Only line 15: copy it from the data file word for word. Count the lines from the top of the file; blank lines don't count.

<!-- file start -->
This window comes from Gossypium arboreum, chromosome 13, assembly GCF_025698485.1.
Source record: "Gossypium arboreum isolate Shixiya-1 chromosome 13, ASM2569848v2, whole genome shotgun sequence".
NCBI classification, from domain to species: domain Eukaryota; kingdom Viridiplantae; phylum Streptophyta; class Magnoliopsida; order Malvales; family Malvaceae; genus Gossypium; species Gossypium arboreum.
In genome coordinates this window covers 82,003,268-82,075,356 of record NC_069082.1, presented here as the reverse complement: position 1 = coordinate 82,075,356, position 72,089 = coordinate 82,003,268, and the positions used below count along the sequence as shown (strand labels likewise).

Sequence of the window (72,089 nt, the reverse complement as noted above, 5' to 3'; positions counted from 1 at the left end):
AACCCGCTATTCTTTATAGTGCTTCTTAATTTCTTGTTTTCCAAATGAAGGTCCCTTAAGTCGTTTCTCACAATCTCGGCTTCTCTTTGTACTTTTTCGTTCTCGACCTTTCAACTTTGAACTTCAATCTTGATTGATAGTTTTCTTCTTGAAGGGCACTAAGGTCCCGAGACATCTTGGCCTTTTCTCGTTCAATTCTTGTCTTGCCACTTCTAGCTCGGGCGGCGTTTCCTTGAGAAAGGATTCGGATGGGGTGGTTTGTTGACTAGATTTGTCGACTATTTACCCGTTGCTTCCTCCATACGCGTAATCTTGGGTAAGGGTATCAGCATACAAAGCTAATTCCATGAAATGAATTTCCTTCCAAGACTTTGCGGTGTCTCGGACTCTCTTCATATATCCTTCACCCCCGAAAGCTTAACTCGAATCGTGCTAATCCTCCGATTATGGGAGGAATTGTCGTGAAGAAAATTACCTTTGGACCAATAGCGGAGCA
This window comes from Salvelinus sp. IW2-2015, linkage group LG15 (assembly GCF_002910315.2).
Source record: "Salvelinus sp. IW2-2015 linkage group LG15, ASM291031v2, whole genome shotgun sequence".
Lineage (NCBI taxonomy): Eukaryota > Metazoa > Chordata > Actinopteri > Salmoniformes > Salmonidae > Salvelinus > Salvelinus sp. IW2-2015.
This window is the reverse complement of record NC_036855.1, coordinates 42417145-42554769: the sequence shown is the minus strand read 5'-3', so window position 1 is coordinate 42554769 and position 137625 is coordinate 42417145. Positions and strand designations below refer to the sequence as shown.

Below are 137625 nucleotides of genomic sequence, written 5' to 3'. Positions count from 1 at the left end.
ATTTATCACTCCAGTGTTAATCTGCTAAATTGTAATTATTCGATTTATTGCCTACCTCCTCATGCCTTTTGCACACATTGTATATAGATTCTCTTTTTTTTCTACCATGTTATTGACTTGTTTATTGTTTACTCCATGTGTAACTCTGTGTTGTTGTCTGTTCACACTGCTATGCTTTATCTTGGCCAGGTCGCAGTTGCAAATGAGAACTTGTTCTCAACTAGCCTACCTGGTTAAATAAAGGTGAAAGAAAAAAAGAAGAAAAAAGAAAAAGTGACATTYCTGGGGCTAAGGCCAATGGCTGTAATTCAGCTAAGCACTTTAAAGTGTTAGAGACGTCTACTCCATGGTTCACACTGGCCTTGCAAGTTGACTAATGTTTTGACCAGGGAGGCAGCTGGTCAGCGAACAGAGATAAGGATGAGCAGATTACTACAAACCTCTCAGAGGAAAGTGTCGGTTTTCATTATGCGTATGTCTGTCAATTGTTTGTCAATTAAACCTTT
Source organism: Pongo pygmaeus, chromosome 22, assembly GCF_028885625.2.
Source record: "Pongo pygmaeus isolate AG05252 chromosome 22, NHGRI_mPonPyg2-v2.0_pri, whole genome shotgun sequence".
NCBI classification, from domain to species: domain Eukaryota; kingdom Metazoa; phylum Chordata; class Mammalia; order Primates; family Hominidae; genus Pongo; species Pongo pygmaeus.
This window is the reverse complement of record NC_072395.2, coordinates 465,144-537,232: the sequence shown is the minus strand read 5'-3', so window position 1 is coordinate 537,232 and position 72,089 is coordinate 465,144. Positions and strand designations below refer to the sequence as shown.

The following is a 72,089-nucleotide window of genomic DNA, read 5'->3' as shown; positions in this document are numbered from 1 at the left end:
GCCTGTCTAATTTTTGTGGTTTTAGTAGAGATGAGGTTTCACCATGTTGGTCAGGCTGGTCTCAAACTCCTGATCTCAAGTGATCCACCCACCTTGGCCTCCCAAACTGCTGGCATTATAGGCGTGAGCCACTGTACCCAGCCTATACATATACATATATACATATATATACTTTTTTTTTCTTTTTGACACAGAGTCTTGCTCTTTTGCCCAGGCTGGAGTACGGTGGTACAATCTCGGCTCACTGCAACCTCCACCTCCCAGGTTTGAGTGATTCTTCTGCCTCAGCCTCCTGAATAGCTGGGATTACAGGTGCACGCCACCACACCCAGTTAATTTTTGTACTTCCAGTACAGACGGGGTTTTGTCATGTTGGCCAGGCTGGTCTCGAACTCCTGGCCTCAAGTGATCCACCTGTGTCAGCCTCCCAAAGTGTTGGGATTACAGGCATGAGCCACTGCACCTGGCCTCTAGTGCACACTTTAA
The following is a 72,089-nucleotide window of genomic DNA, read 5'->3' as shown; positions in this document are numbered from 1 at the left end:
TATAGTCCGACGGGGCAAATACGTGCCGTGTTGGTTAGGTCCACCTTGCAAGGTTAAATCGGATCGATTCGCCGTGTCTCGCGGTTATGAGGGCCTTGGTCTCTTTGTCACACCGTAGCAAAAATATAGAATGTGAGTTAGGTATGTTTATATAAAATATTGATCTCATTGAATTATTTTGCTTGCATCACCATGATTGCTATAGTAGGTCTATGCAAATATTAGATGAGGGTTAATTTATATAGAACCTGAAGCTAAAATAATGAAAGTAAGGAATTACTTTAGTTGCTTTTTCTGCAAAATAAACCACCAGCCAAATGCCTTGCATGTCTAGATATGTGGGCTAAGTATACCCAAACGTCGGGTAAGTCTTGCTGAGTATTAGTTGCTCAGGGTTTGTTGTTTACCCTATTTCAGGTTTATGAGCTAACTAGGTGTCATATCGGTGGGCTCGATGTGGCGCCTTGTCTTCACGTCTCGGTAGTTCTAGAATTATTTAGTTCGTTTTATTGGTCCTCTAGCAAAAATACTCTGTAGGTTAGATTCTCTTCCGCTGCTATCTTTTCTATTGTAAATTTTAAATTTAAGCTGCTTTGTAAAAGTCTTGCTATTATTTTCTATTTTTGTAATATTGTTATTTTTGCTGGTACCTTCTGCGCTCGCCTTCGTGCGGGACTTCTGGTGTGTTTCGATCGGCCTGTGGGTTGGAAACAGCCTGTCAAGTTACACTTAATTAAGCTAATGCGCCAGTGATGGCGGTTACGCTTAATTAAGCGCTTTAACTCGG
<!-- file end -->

NCBI classification, from domain to species: domain Eukaryota; kingdom Metazoa; phylum Chordata; class Mammalia; order Primates; family Hominidae; genus Pongo; species Pongo pygmaeus.